The data extracted from source systems
A record of all changes in data over all time. May also contain an operational data store.
Business context is applied to the data
Data is changed and enriched by applying business rules
The structure of the data is changed to enable standard reporting tools to easily access the data
Business context is applied to make the data easier to consume
Detailed business view
Good architecture is modular, separating concerns across its components. This helps ensure each component does one job well, which in turn helps the components work together, delivering a valuable experience to users. Modular architecture is also easier to maintain.
A useful data warehouse does not attempt to take data directly from source systems to end-users in one hit, instead it uses modular components we call data layers. While these modular components have many specific names (eg “staging”, “foundation”, “presentation”) what ties them together is their layered nature: each one does a single job well, before passing data on to another layer.
Many of the ideological battles of the past (eg Inmon vs Kimball) were founded on an assumption that one methodology must rule them all. As soon as we think about a data warehouse in terms of layers, we are free to choose the optimal methodology for the job each layer is doing.
Here are the data layers within the Optimal Data Engine, and the methodology we implement in each.
Data from your source systems come in all shapes, sizes and frequencies. These systems often change their structure without your knowledge or permission. This requires subsequent layers to deal flexibly with all these changes, but first let’s create something reliable for those change-tolerant layers to point at.
Time Variant Layer
A data warehouse serves as an organisation’s memory. As source systems will change data their structure frequently and come and go entirely, we need to make a “persistent copy” of that memory for the future. This allows subsequent layers to reconstruct a point-in-time view of your organisation at a later date, to answer the question “what did we know about these products three months ago?” without breaking a sweat.
This layer is not currently within the Optimal Data Engine, as customer environments differ significantly. Generally, we recommend Change Data Capture (CDC) to produce this layer from the source systems, and following [these guidelines] makes it easier to configure your Optimal Data Engine.
This is the first layer created, managed and loaded by the Optimal Data Engine.
This layer implements the concepts of the Data Vault methodology, as popularised by Dan Linstedt and Hans Hultgren. Its goal is to load combinations of hub, satellite and link tables, with each set or ensemble describing a source system table.
We chose this methodology for the job to be done at this layer because this process needs to be automatic, and free from the intervention of business logic.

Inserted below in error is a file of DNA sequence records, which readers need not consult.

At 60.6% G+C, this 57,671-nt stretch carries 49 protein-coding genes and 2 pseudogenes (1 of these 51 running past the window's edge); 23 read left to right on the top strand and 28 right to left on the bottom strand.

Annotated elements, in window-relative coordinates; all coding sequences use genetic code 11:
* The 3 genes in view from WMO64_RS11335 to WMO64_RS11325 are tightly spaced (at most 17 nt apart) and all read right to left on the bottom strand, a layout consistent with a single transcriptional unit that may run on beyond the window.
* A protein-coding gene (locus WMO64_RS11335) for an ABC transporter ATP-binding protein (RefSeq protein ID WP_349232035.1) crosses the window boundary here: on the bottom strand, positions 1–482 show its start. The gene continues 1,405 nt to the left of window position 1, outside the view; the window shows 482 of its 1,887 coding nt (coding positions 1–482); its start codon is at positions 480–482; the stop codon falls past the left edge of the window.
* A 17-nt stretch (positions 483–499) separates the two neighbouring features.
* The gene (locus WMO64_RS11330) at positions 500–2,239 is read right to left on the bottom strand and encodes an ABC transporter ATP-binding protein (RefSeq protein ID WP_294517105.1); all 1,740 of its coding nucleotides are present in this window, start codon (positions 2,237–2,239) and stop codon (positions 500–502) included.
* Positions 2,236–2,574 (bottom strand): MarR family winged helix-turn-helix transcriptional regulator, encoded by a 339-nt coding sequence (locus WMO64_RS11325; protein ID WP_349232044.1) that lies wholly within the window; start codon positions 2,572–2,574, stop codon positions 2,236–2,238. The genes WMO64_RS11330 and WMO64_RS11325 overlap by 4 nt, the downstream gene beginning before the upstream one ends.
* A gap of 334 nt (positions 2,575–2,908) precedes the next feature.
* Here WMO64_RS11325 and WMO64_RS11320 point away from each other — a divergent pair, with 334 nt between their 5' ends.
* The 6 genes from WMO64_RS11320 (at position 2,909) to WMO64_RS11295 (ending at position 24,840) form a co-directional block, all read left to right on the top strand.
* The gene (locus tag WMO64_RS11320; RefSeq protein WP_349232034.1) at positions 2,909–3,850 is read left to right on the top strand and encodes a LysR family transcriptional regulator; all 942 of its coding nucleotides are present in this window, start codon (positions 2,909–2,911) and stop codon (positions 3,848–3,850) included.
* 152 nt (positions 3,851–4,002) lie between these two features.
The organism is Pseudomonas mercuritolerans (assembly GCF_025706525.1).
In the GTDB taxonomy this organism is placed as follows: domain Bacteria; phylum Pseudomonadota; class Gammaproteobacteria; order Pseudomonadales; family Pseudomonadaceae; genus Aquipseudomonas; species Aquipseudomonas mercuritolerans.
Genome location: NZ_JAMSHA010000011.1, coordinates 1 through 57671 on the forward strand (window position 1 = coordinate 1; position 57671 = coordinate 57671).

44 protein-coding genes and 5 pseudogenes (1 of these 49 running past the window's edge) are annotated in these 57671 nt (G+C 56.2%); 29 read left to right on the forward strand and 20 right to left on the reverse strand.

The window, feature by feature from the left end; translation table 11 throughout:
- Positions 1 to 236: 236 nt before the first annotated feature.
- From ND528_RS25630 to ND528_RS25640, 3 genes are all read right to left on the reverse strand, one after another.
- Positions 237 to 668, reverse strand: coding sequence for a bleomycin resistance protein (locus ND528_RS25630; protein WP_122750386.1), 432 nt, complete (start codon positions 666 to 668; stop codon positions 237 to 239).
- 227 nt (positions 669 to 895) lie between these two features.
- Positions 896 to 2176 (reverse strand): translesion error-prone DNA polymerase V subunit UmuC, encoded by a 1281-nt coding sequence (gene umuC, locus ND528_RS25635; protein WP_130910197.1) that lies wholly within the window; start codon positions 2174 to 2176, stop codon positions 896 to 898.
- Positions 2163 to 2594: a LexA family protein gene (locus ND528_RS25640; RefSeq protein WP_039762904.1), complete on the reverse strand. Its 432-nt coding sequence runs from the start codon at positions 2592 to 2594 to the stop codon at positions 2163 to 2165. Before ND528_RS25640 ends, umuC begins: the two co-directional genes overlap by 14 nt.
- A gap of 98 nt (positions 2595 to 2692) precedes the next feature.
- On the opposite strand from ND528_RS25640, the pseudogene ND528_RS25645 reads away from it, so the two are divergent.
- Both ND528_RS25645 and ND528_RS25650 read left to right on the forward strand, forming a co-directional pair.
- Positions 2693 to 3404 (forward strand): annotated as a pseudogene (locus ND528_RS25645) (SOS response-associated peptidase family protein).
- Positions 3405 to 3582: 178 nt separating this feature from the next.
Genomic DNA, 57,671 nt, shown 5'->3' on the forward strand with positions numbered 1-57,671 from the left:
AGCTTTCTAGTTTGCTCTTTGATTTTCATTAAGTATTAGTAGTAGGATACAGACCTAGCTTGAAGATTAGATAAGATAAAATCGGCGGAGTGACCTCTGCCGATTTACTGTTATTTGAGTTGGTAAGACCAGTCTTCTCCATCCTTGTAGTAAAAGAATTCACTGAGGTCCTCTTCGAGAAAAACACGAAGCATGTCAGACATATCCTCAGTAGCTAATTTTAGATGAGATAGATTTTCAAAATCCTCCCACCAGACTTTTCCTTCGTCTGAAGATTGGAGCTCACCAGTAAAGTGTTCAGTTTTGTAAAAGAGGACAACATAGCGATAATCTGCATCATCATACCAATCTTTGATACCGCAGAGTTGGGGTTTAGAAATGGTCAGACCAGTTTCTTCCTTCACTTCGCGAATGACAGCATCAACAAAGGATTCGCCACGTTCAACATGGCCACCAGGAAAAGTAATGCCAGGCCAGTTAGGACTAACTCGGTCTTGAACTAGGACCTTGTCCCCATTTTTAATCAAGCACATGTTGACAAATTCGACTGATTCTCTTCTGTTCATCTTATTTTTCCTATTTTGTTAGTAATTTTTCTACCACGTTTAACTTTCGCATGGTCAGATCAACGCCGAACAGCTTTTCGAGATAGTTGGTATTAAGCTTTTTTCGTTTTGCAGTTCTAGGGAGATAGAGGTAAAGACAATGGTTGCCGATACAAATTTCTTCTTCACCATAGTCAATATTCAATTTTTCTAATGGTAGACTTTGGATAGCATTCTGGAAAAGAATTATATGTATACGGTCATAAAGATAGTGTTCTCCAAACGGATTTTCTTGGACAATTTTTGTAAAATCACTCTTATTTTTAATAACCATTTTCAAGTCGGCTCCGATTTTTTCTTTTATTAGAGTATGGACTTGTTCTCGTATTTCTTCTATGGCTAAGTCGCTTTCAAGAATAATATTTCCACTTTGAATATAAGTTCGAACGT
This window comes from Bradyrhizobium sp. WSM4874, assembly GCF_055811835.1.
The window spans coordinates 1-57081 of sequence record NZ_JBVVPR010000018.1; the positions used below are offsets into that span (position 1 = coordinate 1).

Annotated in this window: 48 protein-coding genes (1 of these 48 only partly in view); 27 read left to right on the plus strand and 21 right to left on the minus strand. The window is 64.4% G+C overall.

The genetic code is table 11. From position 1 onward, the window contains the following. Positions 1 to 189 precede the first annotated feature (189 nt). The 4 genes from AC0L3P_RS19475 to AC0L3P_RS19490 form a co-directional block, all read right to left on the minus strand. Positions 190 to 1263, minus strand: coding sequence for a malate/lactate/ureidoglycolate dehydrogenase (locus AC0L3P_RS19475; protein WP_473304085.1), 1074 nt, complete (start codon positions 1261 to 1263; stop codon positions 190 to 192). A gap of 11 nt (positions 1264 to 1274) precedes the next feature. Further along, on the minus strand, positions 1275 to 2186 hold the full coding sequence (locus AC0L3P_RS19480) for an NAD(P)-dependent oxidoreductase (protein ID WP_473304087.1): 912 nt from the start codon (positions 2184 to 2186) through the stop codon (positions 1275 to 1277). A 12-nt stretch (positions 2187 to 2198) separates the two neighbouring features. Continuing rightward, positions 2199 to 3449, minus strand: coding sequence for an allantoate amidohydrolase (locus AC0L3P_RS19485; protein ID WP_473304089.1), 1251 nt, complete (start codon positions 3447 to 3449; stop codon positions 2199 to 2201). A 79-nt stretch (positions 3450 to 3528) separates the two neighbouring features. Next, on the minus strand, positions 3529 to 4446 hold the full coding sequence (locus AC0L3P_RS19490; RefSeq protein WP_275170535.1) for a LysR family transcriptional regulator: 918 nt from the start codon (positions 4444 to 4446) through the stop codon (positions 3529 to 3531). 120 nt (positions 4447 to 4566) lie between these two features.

The raw vault provides a record of fact, it represents to the business owners what the data is.
This layer also provides business context to the data that is contained within it.
In this second layer of the Optimal Data Engine, we employ the Data Vault methodology again, but in this layer we apply business rules to change this data to represent what the business owners want.
This allows us to add important business logic like consolidation of entities (eg master data management), application of data quality rules and the enrichment of the data.
These business rules are only ever applied in the Business Vault Layer, isolating and governing these business rules.
Once business rules have been applied in the Business Vault layer, data is almost ready for presentation to end-users, but needs a few more transformations. The Reporting Layer changes the structure of the data so it more closely resembles the business’ understanding of the events, people and things that make it up.
In this layer we restructure the data to present it as standard star schema based dimensional models for self service reporting (based on the Kimball Group dimensional methodology), denormalised summary tables for dashboards or denormalised detailed tables for analytical modelling.
Not all parts of the business view the customer the same way, not every unit calls products by the same names. Instead of fighting endlessly, or writing tough-to-maintain bespoke code, this layer presents data from the Reporting Layer exactly as the business would like to see it.
Typically this layer is managed by the your Business Intelligence tool
Detailed technical view[data layers picture ]
Time Variant Layer
The business vault design is reverse engineered from the desired Reporting layer. Each dimension or fact table results in a business vault ensemble. Each attribute in the reporting layer is stored in the business vault.
The reporting layer is a star schema model of dimensions and facts. It is merely a new layout of the business vault.
For most dimensions and fact there is a one-to-one relationship between the business vault ensemble and the reporting layer table. In the case of evolving events, one business vault ensemble results in a dimension, an accumulating snapshot fact, and a movement fact if they are all desired. Ordinarily, bridge tables are generated directly from link tables in the business vault. In unusual cases the bridge table may have its own ensemble.
Time Variant Layer
- Stores one record for every change over all time
- Is persistent, records are never deleted
- Must be able to be reconciled to the Source Data layer
- Change in the structure of the data is allowed
- Changing of data values is not allowed.
- Must be able to be reconciled to the Time Variant layer